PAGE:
Operating earnings before interest, tax, depreciation and amortisation for the coming year are expected to be in line with the $64.5 million reported for the year ended June 30, the Christchurch-based company said in a statement. Net profit would fall about 30 percent, mainly reflecting one-time gains from property sales in 2017 that won’t be repeated in the current financial year, it said. . .
Venison sandwiches flew out of the doors of US fast-food chain Arby’s last weekend as punters queued to get a taste of the new menu item.
Last year’s ‘limited edition’ promotion of the New Zealand venison sandwich in five hunting states went really well. So well, in fact, that the world’s second largest sandwich restaurant chain decided to see if it could repeat the effect. It ran an extended ‘limited time’ promotion for the sandwich, at the start of the US hunting season on 21 October, across all of its 3228 US retail stores.
Mountain River Venison marketing director John Sadler created the successful item with Arby’s last year, working with Mountain River Processors and in-market partner Terra Pacific Marketing director Angus Cleland and wife Anna Marie Longo.
Sadler has been involved in organising sufficient supplies over the past few months to supply an average of 70 New Zealand farm-raised, grass-fed venison steaks per restaurant. That added up to 226,000 steaks or just over 45 tonnes of product. . .
Farmtech Startups Serving Smallholder Farms – Emma Cosgrove:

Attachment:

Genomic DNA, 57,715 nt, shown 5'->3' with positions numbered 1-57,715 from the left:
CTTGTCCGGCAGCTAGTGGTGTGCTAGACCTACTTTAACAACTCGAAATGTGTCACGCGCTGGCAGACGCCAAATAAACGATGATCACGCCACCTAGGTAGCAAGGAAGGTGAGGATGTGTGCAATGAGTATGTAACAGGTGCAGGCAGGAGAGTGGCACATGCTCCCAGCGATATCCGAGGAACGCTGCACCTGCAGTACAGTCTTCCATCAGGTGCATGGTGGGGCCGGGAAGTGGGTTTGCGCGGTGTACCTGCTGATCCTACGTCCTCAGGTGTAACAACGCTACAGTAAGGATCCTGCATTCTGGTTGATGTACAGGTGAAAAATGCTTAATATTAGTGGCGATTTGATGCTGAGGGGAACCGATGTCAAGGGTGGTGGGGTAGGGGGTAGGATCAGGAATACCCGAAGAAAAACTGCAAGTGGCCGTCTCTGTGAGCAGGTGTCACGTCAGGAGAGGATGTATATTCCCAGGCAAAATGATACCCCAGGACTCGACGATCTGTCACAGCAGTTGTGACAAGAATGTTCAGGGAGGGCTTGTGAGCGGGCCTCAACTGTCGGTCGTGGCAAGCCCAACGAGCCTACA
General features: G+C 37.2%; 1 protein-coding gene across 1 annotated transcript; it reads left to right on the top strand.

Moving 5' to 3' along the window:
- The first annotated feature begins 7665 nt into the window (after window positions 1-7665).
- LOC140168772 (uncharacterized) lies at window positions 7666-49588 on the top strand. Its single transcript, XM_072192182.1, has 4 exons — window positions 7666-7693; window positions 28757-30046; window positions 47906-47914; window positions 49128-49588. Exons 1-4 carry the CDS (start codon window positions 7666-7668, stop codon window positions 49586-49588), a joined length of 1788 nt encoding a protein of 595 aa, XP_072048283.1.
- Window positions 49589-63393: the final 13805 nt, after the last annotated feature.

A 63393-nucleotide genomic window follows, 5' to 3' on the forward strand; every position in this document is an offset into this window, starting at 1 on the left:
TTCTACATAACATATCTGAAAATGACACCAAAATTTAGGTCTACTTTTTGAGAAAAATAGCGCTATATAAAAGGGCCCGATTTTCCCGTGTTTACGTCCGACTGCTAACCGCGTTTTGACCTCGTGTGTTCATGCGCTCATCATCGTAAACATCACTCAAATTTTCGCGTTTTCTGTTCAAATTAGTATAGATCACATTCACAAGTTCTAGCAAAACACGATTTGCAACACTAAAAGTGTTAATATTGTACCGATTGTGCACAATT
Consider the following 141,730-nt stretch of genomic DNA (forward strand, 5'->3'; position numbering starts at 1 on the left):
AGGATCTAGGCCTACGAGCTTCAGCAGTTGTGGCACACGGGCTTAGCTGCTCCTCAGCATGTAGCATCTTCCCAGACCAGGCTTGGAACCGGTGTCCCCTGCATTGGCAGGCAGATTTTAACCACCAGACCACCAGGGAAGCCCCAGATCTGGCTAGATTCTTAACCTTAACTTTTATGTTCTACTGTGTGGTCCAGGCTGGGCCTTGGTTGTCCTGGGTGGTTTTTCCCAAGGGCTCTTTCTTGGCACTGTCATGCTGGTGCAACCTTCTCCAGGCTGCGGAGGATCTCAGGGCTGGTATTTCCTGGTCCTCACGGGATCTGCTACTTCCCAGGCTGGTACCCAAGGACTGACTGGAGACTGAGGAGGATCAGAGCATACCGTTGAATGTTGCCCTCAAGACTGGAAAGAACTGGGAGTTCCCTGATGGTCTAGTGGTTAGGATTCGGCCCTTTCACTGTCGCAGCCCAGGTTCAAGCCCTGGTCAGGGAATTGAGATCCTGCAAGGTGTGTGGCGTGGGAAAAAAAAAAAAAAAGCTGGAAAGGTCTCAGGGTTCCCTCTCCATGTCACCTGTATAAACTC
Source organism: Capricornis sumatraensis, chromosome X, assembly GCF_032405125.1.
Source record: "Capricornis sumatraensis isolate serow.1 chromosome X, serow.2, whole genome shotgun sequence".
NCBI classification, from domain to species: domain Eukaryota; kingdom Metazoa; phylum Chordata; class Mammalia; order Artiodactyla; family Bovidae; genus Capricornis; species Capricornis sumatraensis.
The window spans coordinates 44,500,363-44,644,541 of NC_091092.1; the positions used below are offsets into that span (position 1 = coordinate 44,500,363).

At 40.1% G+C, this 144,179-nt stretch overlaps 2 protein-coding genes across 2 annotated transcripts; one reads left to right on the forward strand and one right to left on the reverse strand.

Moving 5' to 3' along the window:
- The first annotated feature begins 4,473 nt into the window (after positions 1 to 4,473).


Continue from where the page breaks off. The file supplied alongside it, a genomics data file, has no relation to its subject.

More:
According to the United Nations, agriculture and other “rural activities” are the main source of income for three-quarters of the world’s “extreme poor”.
Every year for UN World Food Day (October 16) the UN Food and Agriculture Organization picks a theme within food and agriculture to bring awareness to on the day. For 2017 the organization is focusing on the challenges that forced migration brings to agriculture.
“A large share of migrants come from rural areas where more than 75% of the world’s poor and food insecure depend on agriculture and natural resource-based livelihoods,” says the UN, underlining the inherent linkage between migrants and smallholder farms all over the world.
According to the UN, migration forced either by conflict and political instability, or economic necessity can exacerbate existing problems in countries and cities that receive many migrants and stress local food systems and economies.